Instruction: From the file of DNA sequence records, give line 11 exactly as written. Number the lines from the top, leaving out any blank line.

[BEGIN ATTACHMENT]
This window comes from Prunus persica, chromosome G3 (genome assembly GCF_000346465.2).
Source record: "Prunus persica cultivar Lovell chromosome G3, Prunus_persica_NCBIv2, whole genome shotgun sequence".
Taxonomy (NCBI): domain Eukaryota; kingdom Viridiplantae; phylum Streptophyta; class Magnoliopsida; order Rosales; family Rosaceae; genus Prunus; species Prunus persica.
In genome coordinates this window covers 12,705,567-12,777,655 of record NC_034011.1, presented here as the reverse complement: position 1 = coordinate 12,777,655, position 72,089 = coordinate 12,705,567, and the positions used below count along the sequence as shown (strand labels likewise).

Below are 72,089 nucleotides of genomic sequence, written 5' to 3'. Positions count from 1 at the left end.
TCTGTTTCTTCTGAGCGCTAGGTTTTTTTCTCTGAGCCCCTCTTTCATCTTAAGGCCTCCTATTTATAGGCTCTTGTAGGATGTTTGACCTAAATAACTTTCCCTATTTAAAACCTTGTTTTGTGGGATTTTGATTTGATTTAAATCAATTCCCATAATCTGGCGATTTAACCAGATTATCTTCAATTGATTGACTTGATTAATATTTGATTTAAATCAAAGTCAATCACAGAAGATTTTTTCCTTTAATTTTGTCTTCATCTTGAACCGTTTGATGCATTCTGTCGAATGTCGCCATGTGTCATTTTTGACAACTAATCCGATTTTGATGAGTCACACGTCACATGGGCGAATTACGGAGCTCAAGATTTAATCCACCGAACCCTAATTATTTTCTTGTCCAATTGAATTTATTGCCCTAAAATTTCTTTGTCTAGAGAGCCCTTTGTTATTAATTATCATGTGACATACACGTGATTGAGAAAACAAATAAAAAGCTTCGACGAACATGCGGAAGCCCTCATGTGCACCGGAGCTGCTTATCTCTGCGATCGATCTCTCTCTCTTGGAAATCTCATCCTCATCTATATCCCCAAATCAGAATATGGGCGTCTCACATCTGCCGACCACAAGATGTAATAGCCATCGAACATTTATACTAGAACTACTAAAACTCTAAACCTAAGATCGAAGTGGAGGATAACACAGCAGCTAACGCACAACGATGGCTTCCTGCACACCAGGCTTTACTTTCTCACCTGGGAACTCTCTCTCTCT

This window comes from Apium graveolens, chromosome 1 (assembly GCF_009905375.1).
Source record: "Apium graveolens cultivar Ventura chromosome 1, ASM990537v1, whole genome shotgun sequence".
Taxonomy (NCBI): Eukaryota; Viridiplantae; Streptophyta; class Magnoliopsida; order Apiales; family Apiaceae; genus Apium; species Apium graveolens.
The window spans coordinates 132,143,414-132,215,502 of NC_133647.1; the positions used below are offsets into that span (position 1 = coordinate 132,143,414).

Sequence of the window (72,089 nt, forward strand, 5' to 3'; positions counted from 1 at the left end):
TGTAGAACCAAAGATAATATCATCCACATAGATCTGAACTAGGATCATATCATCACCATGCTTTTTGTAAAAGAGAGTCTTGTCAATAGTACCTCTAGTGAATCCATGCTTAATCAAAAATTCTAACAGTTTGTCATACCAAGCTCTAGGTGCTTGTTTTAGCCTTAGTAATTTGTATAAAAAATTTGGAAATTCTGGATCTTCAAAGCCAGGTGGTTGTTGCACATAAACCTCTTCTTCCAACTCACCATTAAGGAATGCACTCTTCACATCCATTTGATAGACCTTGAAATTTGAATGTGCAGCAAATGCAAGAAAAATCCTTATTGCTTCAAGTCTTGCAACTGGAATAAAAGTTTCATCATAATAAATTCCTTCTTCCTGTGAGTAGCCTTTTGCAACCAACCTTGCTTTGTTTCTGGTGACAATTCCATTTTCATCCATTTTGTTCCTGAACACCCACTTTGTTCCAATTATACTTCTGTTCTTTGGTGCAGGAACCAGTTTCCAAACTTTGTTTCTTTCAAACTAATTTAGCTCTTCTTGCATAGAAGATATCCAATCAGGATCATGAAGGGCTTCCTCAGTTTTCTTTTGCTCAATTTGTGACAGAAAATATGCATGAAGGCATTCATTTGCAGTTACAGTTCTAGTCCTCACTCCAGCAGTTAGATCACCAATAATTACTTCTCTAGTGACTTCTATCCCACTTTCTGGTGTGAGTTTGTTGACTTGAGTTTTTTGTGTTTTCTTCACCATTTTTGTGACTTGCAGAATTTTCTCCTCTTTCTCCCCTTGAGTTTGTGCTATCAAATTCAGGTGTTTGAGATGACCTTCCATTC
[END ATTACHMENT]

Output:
Sequence of the window (72,089 nt, forward strand, 5' to 3'; positions counted from 1 at the left end):